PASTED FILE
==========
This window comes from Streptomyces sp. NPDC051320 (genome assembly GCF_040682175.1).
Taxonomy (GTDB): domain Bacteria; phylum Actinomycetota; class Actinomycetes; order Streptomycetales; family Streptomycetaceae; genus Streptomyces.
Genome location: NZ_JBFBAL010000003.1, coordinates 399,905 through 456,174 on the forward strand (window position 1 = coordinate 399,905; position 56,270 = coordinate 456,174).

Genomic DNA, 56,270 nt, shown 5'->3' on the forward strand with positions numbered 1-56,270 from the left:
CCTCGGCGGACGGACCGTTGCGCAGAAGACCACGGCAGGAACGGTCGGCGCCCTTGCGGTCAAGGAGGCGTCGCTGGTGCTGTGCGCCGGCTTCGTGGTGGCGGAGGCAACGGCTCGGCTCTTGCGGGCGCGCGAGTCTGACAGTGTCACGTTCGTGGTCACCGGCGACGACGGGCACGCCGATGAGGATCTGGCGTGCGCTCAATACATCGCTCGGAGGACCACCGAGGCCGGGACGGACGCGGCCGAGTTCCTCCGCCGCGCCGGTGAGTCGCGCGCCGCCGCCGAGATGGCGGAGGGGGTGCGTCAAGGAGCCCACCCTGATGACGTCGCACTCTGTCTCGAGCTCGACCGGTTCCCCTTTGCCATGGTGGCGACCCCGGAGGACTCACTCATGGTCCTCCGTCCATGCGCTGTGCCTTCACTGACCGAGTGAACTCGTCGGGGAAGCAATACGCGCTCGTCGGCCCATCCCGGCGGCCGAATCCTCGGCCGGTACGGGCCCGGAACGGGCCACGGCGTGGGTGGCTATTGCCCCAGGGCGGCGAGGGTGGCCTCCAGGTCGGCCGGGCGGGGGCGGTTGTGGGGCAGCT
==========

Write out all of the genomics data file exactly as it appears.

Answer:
This window comes from Streptomyces sp. NPDC051320 (genome assembly GCF_040682175.1).
Taxonomy (GTDB): domain Bacteria; phylum Actinomycetota; class Actinomycetes; order Streptomycetales; family Streptomycetaceae; genus Streptomyces.
Genome location: NZ_JBFBAL010000003.1, coordinates 399,905 through 456,174 on the forward strand (window position 1 = coordinate 399,905; position 56,270 = coordinate 456,174).

Genomic DNA, 56,270 nt, shown 5'->3' on the forward strand with positions numbered 1-56,270 from the left:
CCTCGGCGGACGGACCGTTGCGCAGAAGACCACGGCAGGAACGGTCGGCGCCCTTGCGGTCAAGGAGGCGTCGCTGGTGCTGTGCGCCGGCTTCGTGGTGGCGGAGGCAACGGCTCGGCTCTTGCGGGCGCGCGAGTCTGACAGTGTCACGTTCGTGGTCACCGGCGACGACGGGCACGCCGATGAGGATCTGGCGTGCGCTCAATACATCGCTCGGAGGACCACCGAGGCCGGGACGGACGCGGCCGAGTTCCTCCGCCGCGCCGGTGAGTCGCGCGCCGCCGCCGAGATGGCGGAGGGGGTGCGTCAAGGAGCCCACCCTGATGACGTCGCACTCTGTCTCGAGCTCGACCGGTTCCCCTTTGCCATGGTGGCGACCCCGGAGGACTCACTCATGGTCCTCCGTCCATGCGCTGTGCCTTCACTGACCGAGTGAACTCGTCGGGGAAGCAATACGCGCTCGTCGGCCCATCCCGGCGGCCGAATCCTCGGCCGGTACGGGCCCGGAACGGGCCACGGCGTGGGTGGCTATTGCCCCAGGGCGGCGAGGGTGGCCTCCAGGTCGGCCGGGCGGGGGCGGTTGTGGGGCAGCT